China Rate Swap Has Biggest Monthly Drop Since ’08 as PBOC Eases

Updated on

China’s interest-rate swaps completed the biggest monthly drop since 2008 as the central bank stepped up monetary easing in support of the economy.

The People’s Bank of China lowered lenders’ reserve requirements in April by the most since the global financial crisis, adding to a reduction in February and two interest-rate cuts since November. The monetary authority is considering expanding a lending program to bolster banks’ demand for local-government debt as issuance of the securities more than quadruples this year to in excess of 1.7 trillion yuan ($274 billion), according to people familiar with the matter.

The cost of one-year swaps, the fixed payment to receive the floating seven-day repurchase rate, tumbled 101 basis points in April to 2.54 percent as of 4:20 p.m. in Shanghai, data compiled by Bloomberg show. The slide was close to a record 1.02 percentage point slump in November 2008 when the PBOC cut its one-year lending rate by the most in 11 years. China’s economy grew 7 percent in the first quarter, the slowest expansion since the period ended March 2009, official figures show.

“Growth in the second quarter is likely to slow down further, so there will be more easing coming,” said Dong Dezhi, a Shanghai-based analyst at Guosen Securities Co. “Policy makers’ top priority will shift to ensuring growth.”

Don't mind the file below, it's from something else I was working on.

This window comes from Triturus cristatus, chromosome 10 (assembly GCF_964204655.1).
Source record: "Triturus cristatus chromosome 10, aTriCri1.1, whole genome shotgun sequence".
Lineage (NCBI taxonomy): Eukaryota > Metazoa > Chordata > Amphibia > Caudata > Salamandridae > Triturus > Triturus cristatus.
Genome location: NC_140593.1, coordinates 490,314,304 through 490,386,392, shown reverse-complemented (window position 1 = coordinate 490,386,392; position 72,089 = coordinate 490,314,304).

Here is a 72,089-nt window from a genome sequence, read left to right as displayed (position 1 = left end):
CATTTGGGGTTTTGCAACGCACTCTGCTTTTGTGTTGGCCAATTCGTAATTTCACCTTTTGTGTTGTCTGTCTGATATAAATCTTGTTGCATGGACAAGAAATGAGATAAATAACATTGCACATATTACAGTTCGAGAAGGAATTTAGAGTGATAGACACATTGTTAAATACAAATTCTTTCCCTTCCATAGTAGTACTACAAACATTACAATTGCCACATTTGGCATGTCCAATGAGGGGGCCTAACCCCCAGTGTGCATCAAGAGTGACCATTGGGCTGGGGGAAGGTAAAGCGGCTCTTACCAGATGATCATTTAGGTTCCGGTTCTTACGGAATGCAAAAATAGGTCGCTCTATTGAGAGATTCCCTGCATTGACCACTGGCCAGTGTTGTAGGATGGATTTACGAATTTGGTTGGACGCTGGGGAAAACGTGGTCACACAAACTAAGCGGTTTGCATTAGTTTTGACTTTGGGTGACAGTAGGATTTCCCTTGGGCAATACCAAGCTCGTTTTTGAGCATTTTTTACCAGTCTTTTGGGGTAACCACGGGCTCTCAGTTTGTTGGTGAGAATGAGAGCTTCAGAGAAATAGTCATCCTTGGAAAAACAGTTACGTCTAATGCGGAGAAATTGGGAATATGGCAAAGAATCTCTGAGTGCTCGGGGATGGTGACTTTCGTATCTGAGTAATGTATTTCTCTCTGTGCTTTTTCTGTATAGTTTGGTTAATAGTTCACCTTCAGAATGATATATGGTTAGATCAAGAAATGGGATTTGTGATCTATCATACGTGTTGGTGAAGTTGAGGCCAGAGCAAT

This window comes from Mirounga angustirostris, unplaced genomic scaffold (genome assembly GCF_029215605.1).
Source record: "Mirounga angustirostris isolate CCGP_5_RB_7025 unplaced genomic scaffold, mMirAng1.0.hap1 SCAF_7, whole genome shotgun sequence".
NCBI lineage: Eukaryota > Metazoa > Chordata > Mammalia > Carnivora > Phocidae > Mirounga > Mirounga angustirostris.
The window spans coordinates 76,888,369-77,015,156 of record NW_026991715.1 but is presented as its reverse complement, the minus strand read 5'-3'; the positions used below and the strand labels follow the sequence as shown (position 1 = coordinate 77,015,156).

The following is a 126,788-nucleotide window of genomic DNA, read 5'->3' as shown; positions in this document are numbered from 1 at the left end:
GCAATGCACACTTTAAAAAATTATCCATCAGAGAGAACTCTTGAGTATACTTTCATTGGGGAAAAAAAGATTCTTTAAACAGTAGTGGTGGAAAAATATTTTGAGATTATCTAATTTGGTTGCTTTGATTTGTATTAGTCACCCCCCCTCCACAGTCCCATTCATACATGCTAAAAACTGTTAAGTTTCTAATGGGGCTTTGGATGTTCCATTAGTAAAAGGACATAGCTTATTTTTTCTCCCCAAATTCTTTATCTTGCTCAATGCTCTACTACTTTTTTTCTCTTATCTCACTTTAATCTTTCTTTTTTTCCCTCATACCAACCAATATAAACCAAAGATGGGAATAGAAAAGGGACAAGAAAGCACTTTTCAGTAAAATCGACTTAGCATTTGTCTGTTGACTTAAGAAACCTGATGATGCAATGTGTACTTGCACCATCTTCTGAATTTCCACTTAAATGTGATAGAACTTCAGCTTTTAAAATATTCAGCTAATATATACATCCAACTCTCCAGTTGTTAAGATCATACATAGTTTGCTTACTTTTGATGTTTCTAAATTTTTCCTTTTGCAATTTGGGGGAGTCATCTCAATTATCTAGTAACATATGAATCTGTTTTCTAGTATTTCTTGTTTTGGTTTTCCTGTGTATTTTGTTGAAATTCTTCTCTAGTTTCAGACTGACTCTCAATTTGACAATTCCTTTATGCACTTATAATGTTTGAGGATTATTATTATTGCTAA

The yield on sovereign bonds due December 2024 slid 25 basis points this month to 3.42 percent, National Interbank Funding Center prices show. It fell one basis point on Thursday.

Liquidity Injection

The PBOC injected about 1.2 trillion yuan into the financial system when it cut lenders’ reserve-requirement ratios by 1 percentage point on April 20, Australia & New Zealand Banking Group Ltd. estimated. It is discussing adopting unconventional policies including making direct purchases of local government bonds from the market, Market News International reported Monday, citing unidentified people.

The seven-day repo rate, a gauge of funding availability in the interbank market, tumbled 145 basis points in April to 2.38 percent, a weighted average from the National Interbank Funding Center shows. That’s the biggest monthly drop since February 2014.

The central bank refrained on Thursday from conducting open-market operations for the fourth auction window in a row.

— With assistance by Helen Sun

Before it's here, it's on the Bloomberg Terminal. LEARN MORE